If you’re imagining a pocket watch swinging in front of you as the words, “you are getting sleepy…” echo in the background, you might be watching a little too much TV.
Hypnosis and hypnotherapy date back to the mid 1800’s when it was first coined by Scottish surgeon James Braid. However, the practice has changed significantly since the 1800’s and is often used in combination with other methods for a hybrid approach to resolving patient ailments and anxieties.
You can think of modern hypnosis as a state of where the patient is consciously aware of his or her surroundings, but everything else is on (pun-intended) auto-pilot. This state is characterized by the patient being more receptive to performing specific tasks, or more commonly, open to the possibilities he or she could perform.
You might find it difficult to find a dedicated hypnotist that isn't a phony, especially online. It's recommended to seek out a local counselor, therapist, or psychiatrist that can further refer you to a legitimate hypnotist. If you would prefer to speak with a therapist online, you can do so through Online-Therapy.com by following the link below.
Traditional hypnotism follows the hollywood scene in the introduction. This is what’s considered “directive hypnosis,” and is based on direct commands, rather than suggestive ideas. While directive hypnosis might work for some, it’s likely to stir up resistance since most people naturally don’t like being told what to do.
As mentioned prior, any resistance to hypnosis greatly increases the chances of it failing significantly. You want the path of least resistance and a suggestive approach will increase the likelihood of success.
This probably doesn’t make a whole lot of sense at first, but think of it this way. While hypnotized, the hypnotist could tell you to ‘moo like a cow’ and you may moo like a cow. However, if the ultimate goal is to make you believe you’re a cow, a better strategy is to suggest that you might be a cow.
This allows you to come to the solution, consciously on your own, albeit a bit aided. Telling you to stop being afraid of flying is one thing, but suggesting that the fear is rooted elsewhere, there isn’t any real danger, or you can overcome your fear of flying is a much more effective strategy.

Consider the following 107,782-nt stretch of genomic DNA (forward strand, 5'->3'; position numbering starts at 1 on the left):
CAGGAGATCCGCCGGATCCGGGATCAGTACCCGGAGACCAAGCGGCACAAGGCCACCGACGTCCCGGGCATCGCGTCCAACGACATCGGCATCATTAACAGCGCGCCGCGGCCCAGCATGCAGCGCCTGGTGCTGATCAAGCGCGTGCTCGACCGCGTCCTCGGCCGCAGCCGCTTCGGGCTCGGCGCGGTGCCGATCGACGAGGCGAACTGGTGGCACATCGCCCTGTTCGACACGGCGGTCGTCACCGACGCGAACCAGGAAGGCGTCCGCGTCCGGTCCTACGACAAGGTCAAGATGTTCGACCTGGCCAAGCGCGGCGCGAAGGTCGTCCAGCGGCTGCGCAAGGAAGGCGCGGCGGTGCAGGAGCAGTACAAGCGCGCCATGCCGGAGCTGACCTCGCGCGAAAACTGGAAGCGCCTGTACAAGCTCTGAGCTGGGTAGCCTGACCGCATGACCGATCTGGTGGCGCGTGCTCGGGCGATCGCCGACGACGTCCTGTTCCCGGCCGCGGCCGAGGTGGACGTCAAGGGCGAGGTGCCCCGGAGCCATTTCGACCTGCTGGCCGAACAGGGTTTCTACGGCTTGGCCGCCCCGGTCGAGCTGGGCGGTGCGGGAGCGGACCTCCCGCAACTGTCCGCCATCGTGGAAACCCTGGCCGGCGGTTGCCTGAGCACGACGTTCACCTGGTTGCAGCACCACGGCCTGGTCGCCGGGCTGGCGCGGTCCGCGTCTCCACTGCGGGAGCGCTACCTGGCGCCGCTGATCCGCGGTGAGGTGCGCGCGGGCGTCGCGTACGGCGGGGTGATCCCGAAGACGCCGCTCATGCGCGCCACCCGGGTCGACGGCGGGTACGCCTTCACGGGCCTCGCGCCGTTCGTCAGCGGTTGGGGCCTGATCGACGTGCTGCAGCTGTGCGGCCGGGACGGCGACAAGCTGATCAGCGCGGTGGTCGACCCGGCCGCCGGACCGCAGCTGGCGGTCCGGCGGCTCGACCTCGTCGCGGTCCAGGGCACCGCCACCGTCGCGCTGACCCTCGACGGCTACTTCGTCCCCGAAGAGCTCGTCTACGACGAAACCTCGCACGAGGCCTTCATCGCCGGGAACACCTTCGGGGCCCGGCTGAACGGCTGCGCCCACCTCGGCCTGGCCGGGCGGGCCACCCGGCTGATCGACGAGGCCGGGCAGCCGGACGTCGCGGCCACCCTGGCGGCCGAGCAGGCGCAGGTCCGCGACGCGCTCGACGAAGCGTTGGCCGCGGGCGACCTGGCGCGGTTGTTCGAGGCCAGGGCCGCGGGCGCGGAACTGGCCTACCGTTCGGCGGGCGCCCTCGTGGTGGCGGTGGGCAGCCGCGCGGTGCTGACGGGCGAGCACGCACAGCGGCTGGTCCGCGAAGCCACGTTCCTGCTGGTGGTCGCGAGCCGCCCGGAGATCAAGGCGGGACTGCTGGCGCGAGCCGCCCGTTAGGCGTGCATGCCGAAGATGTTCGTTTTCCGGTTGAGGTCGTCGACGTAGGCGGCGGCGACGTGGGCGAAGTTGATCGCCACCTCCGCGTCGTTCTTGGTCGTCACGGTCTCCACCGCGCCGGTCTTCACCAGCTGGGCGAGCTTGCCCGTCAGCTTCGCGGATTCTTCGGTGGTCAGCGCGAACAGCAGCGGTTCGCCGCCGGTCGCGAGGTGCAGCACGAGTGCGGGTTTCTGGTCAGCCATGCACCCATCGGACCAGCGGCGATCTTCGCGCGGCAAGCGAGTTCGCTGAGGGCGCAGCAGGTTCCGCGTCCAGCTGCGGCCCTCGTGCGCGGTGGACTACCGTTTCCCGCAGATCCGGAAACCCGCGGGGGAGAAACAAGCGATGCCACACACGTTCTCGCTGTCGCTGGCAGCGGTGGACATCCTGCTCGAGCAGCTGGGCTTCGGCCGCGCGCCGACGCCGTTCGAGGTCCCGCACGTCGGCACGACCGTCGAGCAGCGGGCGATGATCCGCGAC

It all starts with belief, but belief alone won’t guarantee success.
Success with hypnotherapy is possible; however, it appears the most documented success comes from using hypnosis in combination with other therapies including cognitive behavioral therapy, medication. As your doctor may tell you, it’s a matter of trial and error. No two people are alike and thus success with one person is often different with success in another.
One case study presents two patients that had multiple phobias and were successfully treated using a hybrid approach. Using a combination of hypnosis and exposure therapy, via virtual reality, these two specific patients were successfully treated.
Learn more about using virtual reality to cure fear of flying by clicking the button below.
If you choose to take the hypnosis route, it’s best to work with a reputable doctor in person. Simply said, there’s too many scams online and it’s easy to be deceived out of hundreds of dollars for something that might not work.
However, if you do not have a doctor near you, or do not want to spend the money, there are some online resources that are free to use. Some of these fall closer to ‘meditation,’ rather than hypnosis. Regardless, they’re meant to calm you down, and they’re free.
Hypnosis might not be enough to help you overcome your fear of flying. You may need to utilize other resources other resources such as cognitive behavior therapy, a fear of flying class, or by working with a therapist.
Hypnosis can cure the fear of flying, or at the very least, set you in a state of lesser anxiety. However, this varies from person to person. It all entirely depends on your own personality and hypnosis is just another tool to try and cure your aviophobia. For some, it may 100% cure it. For others, it may only slightly help, or may not help at all.
If you fall anywhere under that 100%, it's best to speak with your doctor about other options that can be used in combination with hypnosis.
Short answer, yes it can. For most people, even with mild or even an extreme fear of flying, there are some audio tracks and videos on YouTube, like the ones above, that can help put most people in a calmer state. Combining these methods of relaxation, along with other practices can help you overcome, or at least make your fear of flying more tolerable if you have few options.
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